The Fatal Flaw of Discipleship Strategies

The Fatal Flaw of Discipleship Strategies

I’ve probably spent the last 15 years of my life trying things in the local churches I’ve led or with leaders I’m coaching or walking alongside to help them innovate discipleship strategies. And more recently at Catapult, we’ve been piloting some new strategies to help churches create a discipleship process that really gets the fruit they are going after. As you can imagine, the learning has been in overdrive.
The more I’ve done this work, the more I see that there are probably 6 different kinds of Discipleship churches.


Each has a different strategy, different outcomes, pros, cons and almost all of them have a fatal flaw. But as you’ll discover at the end, there is one fatal flaw they all have in common.

Church #1: Discipleship as Preaching

Headline: Churches with this discipleship strategy love (mostly) expositional preaching and rightly dividing the Word of God. And that’s a good thing!

Greatest Strength: This creates a culture of people who love the Word of God in both their Sunday morning experience and in daily times with the Lord, nourishing them as they go.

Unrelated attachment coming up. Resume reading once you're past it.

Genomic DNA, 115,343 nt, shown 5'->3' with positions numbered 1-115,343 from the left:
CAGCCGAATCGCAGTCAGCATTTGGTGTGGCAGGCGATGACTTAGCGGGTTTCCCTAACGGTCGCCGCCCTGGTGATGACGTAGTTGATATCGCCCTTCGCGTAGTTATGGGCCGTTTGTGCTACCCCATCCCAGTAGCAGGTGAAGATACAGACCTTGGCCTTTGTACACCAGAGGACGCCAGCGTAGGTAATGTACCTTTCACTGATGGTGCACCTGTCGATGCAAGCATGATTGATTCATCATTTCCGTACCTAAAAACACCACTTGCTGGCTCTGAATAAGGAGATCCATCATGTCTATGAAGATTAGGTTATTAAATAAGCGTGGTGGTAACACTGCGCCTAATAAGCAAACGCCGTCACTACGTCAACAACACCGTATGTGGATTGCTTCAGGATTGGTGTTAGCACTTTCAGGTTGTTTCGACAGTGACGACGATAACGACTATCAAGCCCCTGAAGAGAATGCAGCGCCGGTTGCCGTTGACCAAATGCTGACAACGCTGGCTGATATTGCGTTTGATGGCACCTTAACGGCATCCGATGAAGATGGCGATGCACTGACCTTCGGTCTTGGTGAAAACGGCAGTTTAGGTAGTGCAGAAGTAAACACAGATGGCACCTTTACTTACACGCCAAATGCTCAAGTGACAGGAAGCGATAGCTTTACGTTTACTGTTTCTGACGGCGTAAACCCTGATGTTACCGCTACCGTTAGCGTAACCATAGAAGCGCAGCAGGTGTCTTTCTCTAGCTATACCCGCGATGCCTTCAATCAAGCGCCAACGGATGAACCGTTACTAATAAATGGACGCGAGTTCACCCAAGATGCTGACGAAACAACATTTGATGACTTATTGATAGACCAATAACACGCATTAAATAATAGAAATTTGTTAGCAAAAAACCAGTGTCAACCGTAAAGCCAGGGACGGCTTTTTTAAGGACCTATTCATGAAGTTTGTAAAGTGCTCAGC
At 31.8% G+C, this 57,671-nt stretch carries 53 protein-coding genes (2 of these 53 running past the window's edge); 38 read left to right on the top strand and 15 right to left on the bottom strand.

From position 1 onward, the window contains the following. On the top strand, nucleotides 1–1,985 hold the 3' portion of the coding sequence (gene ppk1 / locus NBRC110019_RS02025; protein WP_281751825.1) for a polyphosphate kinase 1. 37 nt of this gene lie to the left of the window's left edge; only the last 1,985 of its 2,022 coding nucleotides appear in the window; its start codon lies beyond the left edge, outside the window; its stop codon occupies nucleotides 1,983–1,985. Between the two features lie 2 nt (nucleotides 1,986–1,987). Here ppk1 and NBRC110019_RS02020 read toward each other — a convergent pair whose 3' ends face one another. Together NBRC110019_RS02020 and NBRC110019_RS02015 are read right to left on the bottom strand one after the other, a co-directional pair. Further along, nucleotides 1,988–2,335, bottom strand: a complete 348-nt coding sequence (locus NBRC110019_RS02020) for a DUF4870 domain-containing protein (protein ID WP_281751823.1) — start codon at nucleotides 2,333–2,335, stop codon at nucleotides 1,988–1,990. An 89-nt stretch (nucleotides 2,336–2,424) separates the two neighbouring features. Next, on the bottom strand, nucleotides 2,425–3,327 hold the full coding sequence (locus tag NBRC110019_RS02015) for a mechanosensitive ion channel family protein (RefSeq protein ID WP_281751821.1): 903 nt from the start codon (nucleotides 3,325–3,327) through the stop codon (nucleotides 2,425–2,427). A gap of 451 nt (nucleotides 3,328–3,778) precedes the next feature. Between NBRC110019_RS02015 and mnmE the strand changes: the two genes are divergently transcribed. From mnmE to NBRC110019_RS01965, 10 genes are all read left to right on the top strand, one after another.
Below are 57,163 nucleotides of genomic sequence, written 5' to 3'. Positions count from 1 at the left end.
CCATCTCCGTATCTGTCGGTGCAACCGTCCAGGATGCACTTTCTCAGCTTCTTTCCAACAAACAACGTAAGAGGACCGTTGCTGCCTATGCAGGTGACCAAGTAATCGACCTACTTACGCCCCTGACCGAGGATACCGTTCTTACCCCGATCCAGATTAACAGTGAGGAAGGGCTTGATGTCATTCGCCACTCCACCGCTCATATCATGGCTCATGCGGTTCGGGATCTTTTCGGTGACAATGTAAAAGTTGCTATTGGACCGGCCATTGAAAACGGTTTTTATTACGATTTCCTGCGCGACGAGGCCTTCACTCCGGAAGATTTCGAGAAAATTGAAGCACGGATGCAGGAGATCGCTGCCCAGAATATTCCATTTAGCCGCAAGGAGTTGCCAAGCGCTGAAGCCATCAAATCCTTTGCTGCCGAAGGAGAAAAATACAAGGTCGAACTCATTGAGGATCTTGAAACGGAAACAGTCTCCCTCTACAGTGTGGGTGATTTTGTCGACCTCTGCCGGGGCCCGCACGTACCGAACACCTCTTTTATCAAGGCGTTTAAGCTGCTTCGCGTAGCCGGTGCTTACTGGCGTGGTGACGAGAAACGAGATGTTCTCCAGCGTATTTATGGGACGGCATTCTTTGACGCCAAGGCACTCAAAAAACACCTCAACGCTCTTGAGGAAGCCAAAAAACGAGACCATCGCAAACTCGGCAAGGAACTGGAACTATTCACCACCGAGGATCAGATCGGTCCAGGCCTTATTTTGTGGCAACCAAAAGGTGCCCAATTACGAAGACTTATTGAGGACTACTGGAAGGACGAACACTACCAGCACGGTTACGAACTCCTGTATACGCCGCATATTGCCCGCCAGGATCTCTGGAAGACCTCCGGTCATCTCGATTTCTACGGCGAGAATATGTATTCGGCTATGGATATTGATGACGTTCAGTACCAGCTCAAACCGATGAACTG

Fatal Flaw: These churches overestimate what preaching can do in and of itself. Did Jesus preach? Absolutely. But the Bible shows that’s not what the majority of his discipleship process looked like. Jesus was the best disciple-maker who ever lived. And while preaching was part of his strategy, it was a small piece of it.

Church #2: It’s all organic, baby.

Headline: Disciples are made in the everyday comings and goings of life; after all, the Great Commission says, “and as you go, make disciples.”

Greatest Strength: Some things are simply better caught than taught. The organic process allows people to learn from the places of real life where the Gospel is being lived out, in real time. After all, how much of the twelve disciples formation happened just by being with Jesus and processing in real time?

Fatal Flaw: There is often a lack of intentionality, focus and overall direction for where the person being discipled is being taken. Sometimes it feels like it’s just two people in a coffee shop or bar hanging out and it’s not really going anywhere. Jesus knew exactly where he wanted to take twelve and was exceptionally intentional about getting them there.